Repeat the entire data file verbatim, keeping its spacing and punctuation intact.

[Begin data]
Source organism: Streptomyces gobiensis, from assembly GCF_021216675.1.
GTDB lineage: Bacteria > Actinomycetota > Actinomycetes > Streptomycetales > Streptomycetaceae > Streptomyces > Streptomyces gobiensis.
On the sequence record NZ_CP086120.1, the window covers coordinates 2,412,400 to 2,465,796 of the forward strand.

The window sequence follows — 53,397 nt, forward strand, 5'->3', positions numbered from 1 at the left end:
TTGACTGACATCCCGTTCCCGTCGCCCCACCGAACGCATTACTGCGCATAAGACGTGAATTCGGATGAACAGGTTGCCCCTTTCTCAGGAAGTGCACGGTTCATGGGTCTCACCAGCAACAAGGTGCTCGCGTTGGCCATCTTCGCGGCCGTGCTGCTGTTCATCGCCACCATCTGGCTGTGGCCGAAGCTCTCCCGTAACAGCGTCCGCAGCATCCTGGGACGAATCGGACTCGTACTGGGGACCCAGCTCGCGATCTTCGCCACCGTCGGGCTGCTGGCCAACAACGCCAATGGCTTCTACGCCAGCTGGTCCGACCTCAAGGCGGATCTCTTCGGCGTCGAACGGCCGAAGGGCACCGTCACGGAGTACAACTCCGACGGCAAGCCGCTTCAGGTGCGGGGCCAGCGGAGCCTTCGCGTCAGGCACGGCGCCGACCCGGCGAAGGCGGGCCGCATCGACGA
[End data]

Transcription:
Source organism: Streptomyces gobiensis, from assembly GCF_021216675.1.
GTDB lineage: Bacteria > Actinomycetota > Actinomycetes > Streptomycetales > Streptomycetaceae > Streptomyces > Streptomyces gobiensis.
On the sequence record NZ_CP086120.1, the window covers coordinates 2,412,400 to 2,465,796 of the forward strand.

The window sequence follows — 53,397 nt, forward strand, 5'->3', positions numbered from 1 at the left end:
TTGACTGACATCCCGTTCCCGTCGCCCCACCGAACGCATTACTGCGCATAAGACGTGAATTCGGATGAACAGGTTGCCCCTTTCTCAGGAAGTGCACGGTTCATGGGTCTCACCAGCAACAAGGTGCTCGCGTTGGCCATCTTCGCGGCCGTGCTGCTGTTCATCGCCACCATCTGGCTGTGGCCGAAGCTCTCCCGTAACAGCGTCCGCAGCATCCTGGGACGAATCGGACTCGTACTGGGGACCCAGCTCGCGATCTTCGCCACCGTCGGGCTGCTGGCCAACAACGCCAATGGCTTCTACGCCAGCTGGTCCGACCTCAAGGCGGATCTCTTCGGCGTCGAACGGCCGAAGGGCACCGTCACGGAGTACAACTCCGACGGCAAGCCGCTTCAGGTGCGGGGCCAGCGGAGCCTTCGCGTCAGGCACGGCGCCGACCCGGCGAAGGCGGGCCGCATCGACGA